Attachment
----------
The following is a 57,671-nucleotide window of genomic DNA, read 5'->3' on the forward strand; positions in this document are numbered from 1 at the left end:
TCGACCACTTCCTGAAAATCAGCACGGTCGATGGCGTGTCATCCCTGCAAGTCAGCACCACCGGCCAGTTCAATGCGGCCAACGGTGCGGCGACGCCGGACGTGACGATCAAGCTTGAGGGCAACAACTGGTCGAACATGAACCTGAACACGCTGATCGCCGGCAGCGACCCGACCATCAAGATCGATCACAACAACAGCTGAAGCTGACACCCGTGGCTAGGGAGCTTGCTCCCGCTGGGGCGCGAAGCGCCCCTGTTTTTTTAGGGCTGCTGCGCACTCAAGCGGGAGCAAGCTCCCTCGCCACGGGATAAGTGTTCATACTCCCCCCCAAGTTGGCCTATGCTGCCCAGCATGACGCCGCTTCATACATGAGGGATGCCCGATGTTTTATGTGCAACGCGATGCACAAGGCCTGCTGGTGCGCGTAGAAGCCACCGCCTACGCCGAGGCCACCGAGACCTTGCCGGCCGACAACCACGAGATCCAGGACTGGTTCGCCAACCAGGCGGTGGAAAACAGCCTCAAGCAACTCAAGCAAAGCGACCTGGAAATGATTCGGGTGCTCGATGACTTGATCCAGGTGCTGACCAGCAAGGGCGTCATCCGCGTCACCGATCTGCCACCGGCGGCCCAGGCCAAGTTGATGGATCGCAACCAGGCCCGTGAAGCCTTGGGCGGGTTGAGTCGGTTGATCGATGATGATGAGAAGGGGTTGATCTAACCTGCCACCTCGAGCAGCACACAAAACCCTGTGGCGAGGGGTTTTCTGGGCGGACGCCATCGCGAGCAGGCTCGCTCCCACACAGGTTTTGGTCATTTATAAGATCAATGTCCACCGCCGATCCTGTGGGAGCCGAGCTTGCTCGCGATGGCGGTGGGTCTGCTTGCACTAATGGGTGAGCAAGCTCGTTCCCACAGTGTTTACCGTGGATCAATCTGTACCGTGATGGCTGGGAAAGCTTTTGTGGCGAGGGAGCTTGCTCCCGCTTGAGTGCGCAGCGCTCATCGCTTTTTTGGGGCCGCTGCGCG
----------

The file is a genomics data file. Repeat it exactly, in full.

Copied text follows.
The following is a 57,671-nucleotide window of genomic DNA, read 5'->3' on the forward strand; positions in this document are numbered from 1 at the left end:
TCGACCACTTCCTGAAAATCAGCACGGTCGATGGCGTGTCATCCCTGCAAGTCAGCACCACCGGCCAGTTCAATGCGGCCAACGGTGCGGCGACGCCGGACGTGACGATCAAGCTTGAGGGCAACAACTGGTCGAACATGAACCTGAACACGCTGATCGCCGGCAGCGACCCGACCATCAAGATCGATCACAACAACAGCTGAAGCTGACACCCGTGGCTAGGGAGCTTGCTCCCGCTGGGGCGCGAAGCGCCCCTGTTTTTTTAGGGCTGCTGCGCACTCAAGCGGGAGCAAGCTCCCTCGCCACGGGATAAGTGTTCATACTCCCCCCCAAGTTGGCCTATGCTGCCCAGCATGACGCCGCTTCATACATGAGGGATGCCCGATGTTTTATGTGCAACGCGATGCACAAGGCCTGCTGGTGCGCGTAGAAGCCACCGCCTACGCCGAGGCCACCGAGACCTTGCCGGCCGACAACCACGAGATCCAGGACTGGTTCGCCAACCAGGCGGTGGAAAACAGCCTCAAGCAACTCAAGCAAAGCGACCTGGAAATGATTCGGGTGCTCGATGACTTGATCCAGGTGCTGACCAGCAAGGGCGTCATCCGCGTCACCGATCTGCCACCGGCGGCCCAGGCCAAGTTGATGGATCGCAACCAGGCCCGTGAAGCCTTGGGCGGGTTGAGTCGGTTGATCGATGATGATGAGAAGGGGTTGATCTAACCTGCCACCTCGAGCAGCACACAAAACCCTGTGGCGAGGGGTTTTCTGGGCGGACGCCATCGCGAGCAGGCTCGCTCCCACACAGGTTTTGGTCATTTATAAGATCAATGTCCACCGCCGATCCTGTGGGAGCCGAGCTTGCTCGCGATGGCGGTGGGTCTGCTTGCACTAATGGGTGAGCAAGCTCGTTCCCACAGTGTTTACCGTGGATCAATCTGTACCGTGATGGCTGGGAAAGCTTTTGTGGCGAGGGAGCTTGCTCCCGCTTGAGTGCGCAGCGCTCATCGCTTTTTTGGGGCCGCTGCGCG